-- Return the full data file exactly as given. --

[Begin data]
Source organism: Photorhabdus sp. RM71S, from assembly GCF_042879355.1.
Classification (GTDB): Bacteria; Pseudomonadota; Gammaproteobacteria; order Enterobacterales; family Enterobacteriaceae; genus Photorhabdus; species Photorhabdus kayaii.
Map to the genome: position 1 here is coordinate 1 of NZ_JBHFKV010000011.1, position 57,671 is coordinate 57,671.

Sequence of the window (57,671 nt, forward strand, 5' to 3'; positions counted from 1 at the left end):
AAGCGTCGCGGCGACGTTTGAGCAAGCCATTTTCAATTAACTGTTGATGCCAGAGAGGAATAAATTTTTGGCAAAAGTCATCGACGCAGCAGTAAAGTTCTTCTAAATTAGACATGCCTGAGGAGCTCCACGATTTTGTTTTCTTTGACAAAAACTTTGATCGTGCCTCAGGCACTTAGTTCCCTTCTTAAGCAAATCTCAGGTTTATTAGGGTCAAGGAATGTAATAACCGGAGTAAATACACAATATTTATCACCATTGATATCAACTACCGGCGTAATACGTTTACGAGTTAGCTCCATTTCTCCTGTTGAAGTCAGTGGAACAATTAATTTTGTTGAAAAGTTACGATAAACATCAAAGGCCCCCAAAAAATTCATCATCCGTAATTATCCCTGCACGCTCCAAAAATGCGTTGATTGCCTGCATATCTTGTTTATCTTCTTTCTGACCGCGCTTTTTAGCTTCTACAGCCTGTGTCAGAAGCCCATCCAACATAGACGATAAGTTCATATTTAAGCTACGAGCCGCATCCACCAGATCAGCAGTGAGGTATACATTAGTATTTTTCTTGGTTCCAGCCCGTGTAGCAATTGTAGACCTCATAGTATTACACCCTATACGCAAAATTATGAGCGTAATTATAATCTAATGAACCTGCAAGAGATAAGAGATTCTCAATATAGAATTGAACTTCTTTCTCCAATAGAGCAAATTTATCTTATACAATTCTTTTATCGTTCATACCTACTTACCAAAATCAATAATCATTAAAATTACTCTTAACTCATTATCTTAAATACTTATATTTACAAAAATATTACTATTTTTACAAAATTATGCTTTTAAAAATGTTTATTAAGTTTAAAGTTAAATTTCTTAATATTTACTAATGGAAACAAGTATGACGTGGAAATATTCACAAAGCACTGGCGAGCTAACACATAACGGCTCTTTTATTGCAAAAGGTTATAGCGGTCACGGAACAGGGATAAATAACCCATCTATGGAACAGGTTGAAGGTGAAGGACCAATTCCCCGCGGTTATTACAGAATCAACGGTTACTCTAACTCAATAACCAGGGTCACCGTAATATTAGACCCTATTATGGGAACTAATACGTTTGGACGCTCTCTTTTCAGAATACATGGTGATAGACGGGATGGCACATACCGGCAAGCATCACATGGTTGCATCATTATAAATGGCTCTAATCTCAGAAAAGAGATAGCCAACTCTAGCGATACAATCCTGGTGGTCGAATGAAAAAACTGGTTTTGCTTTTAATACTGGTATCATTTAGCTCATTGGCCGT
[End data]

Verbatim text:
Source organism: Photorhabdus sp. RM71S, from assembly GCF_042879355.1.
Classification (GTDB): Bacteria; Pseudomonadota; Gammaproteobacteria; order Enterobacterales; family Enterobacteriaceae; genus Photorhabdus; species Photorhabdus kayaii.
Map to the genome: position 1 here is coordinate 1 of NZ_JBHFKV010000011.1, position 57,671 is coordinate 57,671.

Sequence of the window (57,671 nt, forward strand, 5' to 3'; positions counted from 1 at the left end):
AAGCGTCGCGGCGACGTTTGAGCAAGCCATTTTCAATTAACTGTTGATGCCAGAGAGGAATAAATTTTTGGCAAAAGTCATCGACGCAGCAGTAAAGTTCTTCTAAATTAGACATGCCTGAGGAGCTCCACGATTTTGTTTTCTTTGACAAAAACTTTGATCGTGCCTCAGGCACTTAGTTCCCTTCTTAAGCAAATCTCAGGTTTATTAGGGTCAAGGAATGTAATAACCGGAGTAAATACACAATATTTATCACCATTGATATCAACTACCGGCGTAATACGTTTACGAGTTAGCTCCATTTCTCCTGTTGAAGTCAGTGGAACAATTAATTTTGTTGAAAAGTTACGATAAACATCAAAGGCCCCCAAAAAATTCATCATCCGTAATTATCCCTGCACGCTCCAAAAATGCGTTGATTGCCTGCATATCTTGTTTATCTTCTTTCTGACCGCGCTTTTTAGCTTCTACAGCCTGTGTCAGAAGCCCATCCAACATAGACGATAAGTTCATATTTAAGCTACGAGCCGCATCCACCAGATCAGCAGTGAGGTATACATTAGTATTTTTCTTGGTTCCAGCCCGTGTAGCAATTGTAGACCTCATAGTATTACACCCTATACGCAAAATTATGAGCGTAATTATAATCTAATGAACCTGCAAGAGATAAGAGATTCTCAATATAGAATTGAACTTCTTTCTCCAATAGAGCAAATTTATCTTATACAATTCTTTTATCGTTCATACCTACTTACCAAAATCAATAATCATTAAAATTACTCTTAACTCATTATCTTAAATACTTATATTTACAAAAATATTACTATTTTTACAAAATTATGCTTTTAAAAATGTTTATTAAGTTTAAAGTTAAATTTCTTAATATTTACTAATGGAAACAAGTATGACGTGGAAATATTCACAAAGCACTGGCGAGCTAACACATAACGGCTCTTTTATTGCAAAAGGTTATAGCGGTCACGGAACAGGGATAAATAACCCATCTATGGAACAGGTTGAAGGTGAAGGACCAATTCCCCGCGGTTATTACAGAATCAACGGTTACTCTAACTCAATAACCAGGGTCACCGTAATATTAGACCCTATTATGGGAACTAATACGTTTGGACGCTCTCTTTTCAGAATACATGGTGATAGACGGGATGGCACATACCGGCAAGCATCACATGGTTGCATCATTATAAATGGCTCTAATCTCAGAAAAGAGATAGCCAACTCTAGCGATACAATCCTGGTGGTCGAATGAAAAAACTGGTTTTGCTTTTAATACTGGTATCATTTAGCTCATTGGCCGT